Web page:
It is difficult to find good cases on how smaller companies have engaged with open innovation. It is also difficult to give strong advice on how such companies should engage with open innovation.
I have reflected much on this and I am approaching a conclusion that is slightly provocative: Open innovation is for big companies; not small companies.
Let me provide some reasons for this:
- Small companies are most often based on one product, service, technology or platform. They are bound to find partners around this in order to prosper let alone survive. This is, however, not open innovation in my mind. This is simply entrepreneurship.
- Small companies are not big enough to engage with open innovation, which I view as more of a mindset in which they innovate across many types of innovation and business functions. They just don’t have the organizational infrastructure – and need – to engage with open innovation.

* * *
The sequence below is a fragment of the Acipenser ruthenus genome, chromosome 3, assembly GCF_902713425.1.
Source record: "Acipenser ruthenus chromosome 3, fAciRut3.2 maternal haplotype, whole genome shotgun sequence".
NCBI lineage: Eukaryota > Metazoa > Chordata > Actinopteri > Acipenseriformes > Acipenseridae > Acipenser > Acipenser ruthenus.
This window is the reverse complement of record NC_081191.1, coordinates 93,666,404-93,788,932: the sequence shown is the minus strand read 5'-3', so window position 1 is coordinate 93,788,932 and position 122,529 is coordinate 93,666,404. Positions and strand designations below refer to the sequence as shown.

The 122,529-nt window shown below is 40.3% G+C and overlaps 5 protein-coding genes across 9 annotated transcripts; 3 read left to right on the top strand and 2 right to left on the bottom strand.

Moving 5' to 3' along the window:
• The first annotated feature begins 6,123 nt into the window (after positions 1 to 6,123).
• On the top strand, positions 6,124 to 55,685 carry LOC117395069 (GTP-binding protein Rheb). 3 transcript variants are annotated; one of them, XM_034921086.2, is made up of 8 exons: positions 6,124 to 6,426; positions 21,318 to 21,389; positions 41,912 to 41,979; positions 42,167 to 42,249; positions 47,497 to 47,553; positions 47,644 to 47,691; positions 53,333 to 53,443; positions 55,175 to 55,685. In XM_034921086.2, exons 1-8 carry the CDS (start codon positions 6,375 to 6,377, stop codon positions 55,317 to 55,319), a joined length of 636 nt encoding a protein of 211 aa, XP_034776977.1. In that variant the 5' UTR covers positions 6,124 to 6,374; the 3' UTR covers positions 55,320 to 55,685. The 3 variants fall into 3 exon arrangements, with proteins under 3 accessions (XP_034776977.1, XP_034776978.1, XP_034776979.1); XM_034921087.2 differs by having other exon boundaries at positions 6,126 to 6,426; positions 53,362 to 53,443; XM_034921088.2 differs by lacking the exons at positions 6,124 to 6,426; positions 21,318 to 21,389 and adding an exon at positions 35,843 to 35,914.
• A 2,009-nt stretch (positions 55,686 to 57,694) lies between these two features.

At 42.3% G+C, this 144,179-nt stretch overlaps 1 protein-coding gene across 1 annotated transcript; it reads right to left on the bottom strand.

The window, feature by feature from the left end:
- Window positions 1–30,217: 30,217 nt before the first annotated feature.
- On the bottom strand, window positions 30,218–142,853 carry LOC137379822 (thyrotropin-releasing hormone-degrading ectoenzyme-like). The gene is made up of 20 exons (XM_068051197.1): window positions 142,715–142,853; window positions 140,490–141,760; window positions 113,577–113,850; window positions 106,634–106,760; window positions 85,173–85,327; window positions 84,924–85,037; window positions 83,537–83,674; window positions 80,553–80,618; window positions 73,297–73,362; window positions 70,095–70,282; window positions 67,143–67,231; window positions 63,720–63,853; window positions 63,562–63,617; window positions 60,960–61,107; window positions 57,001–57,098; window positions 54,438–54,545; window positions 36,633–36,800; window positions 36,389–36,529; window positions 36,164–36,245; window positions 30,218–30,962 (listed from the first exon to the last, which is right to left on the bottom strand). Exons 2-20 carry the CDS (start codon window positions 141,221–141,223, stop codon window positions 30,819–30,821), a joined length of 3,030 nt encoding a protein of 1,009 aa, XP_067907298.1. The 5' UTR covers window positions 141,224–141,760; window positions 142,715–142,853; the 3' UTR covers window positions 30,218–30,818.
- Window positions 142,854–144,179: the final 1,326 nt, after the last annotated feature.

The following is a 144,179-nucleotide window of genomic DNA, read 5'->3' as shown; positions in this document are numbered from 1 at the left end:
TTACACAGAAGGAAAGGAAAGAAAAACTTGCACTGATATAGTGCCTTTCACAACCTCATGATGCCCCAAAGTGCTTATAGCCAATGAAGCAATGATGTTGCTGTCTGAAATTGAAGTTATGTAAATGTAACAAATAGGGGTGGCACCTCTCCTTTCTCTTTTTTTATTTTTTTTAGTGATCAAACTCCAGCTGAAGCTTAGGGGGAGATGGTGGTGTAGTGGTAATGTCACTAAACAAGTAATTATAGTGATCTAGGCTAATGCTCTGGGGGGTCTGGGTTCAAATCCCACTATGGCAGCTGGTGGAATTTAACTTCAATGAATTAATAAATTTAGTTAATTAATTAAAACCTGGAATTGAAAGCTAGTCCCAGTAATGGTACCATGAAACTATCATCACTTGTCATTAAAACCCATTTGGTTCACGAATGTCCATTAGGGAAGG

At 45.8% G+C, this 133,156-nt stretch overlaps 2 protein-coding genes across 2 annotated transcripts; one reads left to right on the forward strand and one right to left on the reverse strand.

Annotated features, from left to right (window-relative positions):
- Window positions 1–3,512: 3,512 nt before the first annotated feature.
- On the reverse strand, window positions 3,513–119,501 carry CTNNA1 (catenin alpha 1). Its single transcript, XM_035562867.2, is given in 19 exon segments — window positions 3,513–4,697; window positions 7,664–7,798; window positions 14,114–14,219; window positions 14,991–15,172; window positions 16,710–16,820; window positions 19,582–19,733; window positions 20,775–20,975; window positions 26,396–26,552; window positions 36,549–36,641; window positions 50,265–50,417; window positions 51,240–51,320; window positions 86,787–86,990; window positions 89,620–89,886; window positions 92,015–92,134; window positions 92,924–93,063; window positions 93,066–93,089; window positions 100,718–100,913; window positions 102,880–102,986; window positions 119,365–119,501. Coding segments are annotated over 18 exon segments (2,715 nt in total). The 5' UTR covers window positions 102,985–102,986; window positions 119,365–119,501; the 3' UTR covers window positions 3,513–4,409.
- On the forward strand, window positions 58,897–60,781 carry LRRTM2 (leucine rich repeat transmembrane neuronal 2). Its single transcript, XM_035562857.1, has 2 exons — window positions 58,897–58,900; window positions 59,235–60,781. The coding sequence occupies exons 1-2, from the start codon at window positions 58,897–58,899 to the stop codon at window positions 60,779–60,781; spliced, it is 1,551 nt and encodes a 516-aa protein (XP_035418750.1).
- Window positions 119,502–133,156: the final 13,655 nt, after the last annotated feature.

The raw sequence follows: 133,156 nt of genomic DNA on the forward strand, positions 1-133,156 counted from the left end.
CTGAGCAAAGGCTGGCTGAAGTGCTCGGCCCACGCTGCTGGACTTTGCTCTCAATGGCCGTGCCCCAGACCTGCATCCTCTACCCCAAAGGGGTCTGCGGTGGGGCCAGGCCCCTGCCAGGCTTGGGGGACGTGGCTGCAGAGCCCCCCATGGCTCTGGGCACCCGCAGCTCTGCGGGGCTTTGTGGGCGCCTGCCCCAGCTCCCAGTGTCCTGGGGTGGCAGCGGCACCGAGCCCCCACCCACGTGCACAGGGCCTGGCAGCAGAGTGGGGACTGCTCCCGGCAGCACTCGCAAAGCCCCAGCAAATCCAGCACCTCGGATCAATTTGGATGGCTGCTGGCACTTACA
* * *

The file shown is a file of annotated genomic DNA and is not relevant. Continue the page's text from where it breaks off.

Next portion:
- Small companies have a role to play in open innovation ecosystems, but they get the backseat. The big companies take the driver’s seat. In open innovation, companies either control the projects or they contribute to them. Big companies prefer projects where they are in control whereas smaller companies do not even get a choice unless they have something unique that allows them to run an ecosystem.
These are just some of my reflections on an important topic. It would be great to hear your views on this and also on how you would suggest small companies should embrace open innovation. That would be interesting for a follow-up post on this topic.
Stefan Lindegaard is a speaker, network facilitator and strategic advisor who focus on the topics of open innovation, intrapreneurship and how to identify and develop the people who drive innovation.